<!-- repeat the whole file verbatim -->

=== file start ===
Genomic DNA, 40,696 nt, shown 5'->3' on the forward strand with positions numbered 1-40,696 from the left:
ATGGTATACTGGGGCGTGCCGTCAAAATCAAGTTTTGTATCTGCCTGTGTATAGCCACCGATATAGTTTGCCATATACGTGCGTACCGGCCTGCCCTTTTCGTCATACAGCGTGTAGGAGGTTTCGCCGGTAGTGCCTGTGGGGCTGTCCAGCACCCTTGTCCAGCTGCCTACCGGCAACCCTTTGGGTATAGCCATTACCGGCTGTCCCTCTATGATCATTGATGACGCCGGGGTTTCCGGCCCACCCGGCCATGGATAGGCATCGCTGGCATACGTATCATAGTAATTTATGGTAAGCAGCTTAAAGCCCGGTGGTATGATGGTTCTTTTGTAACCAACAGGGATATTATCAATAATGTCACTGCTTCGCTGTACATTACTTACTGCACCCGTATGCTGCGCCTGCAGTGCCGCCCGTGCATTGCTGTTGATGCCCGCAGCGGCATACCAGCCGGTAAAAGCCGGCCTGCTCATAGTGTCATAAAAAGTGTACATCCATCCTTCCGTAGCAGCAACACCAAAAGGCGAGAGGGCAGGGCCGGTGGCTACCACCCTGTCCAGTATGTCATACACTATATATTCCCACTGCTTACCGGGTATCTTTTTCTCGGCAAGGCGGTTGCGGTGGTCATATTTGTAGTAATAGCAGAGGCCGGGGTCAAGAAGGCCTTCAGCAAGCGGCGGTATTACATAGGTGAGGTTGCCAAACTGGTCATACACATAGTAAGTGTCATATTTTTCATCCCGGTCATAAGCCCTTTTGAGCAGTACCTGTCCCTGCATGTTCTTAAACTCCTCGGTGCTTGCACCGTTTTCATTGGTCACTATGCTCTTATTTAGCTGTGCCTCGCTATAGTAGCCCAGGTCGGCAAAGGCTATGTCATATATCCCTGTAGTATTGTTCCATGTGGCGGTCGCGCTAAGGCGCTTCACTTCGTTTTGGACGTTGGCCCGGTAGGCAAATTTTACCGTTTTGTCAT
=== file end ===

Genomic DNA, 40,696 nt, shown 5'->3' on the forward strand with positions numbered 1-40,696 from the left:
ATGGTATACTGGGGCGTGCCGTCAAAATCAAGTTTTGTATCTGCCTGTGTATAGCCACCGATATAGTTTGCCATATACGTGCGTACCGGCCTGCCCTTTTCGTCATACAGCGTGTAGGAGGTTTCGCCGGTAGTGCCTGTGGGGCTGTCCAGCACCCTTGTCCAGCTGCCTACCGGCAACCCTTTGGGTATAGCCATTACCGGCTGTCCCTCTATGATCATTGATGACGCCGGGGTTTCCGGCCCACCCGGCCATGGATAGGCATCGCTGGCATACGTATCATAGTAATTTATGGTAAGCAGCTTAAAGCCCGGTGGTATGATGGTTCTTTTGTAACCAACAGGGATATTATCAATAATGTCACTGCTTCGCTGTACATTACTTACTGCACCCGTATGCTGCGCCTGCAGTGCCGCCCGTGCATTGCTGTTGATGCCCGCAGCGGCATACCAGCCGGTAAAAGCCGGCCTGCTCATAGTGTCATAAAAAGTGTACATCCATCCTTCCGTAGCAGCAACACCAAAAGGCGAGAGGGCAGGGCCGGTGGCTACCACCCTGTCCAGTATGTCATACACTATATATTCCCACTGCTTACCGGGTATCTTTTTCTCGGCAAGGCGGTTGCGGTGGTCATATTTGTAGTAATAGCAGAGGCCGGGGTCAAGAAGGCCTTCAGCAAGCGGCGGTATTACATAGGTGAGGTTGCCAAACTGGTCATACACATAGTAAGTGTCATATTTTTCATCCCGGTCATAAGCCCTTTTGAGCAGTACCTGTCCCTGCATGTTCTTAAACTCCTCGGTGCTTGCACCGTTTTCATTGGTCACTATGCTCTTATTTAGCTGTGCCTCGCTATAGTAGCCCAGGTCGGCAAAGGCTATGTCATATATCCCTGTAGTATTGTTCCATGTGGCGGTCGCGCTAAGGCGCTTCACTTCGTTTTGGACGTTGGCCCGGTAGGCAAATTTTACCGTTTTGTCAT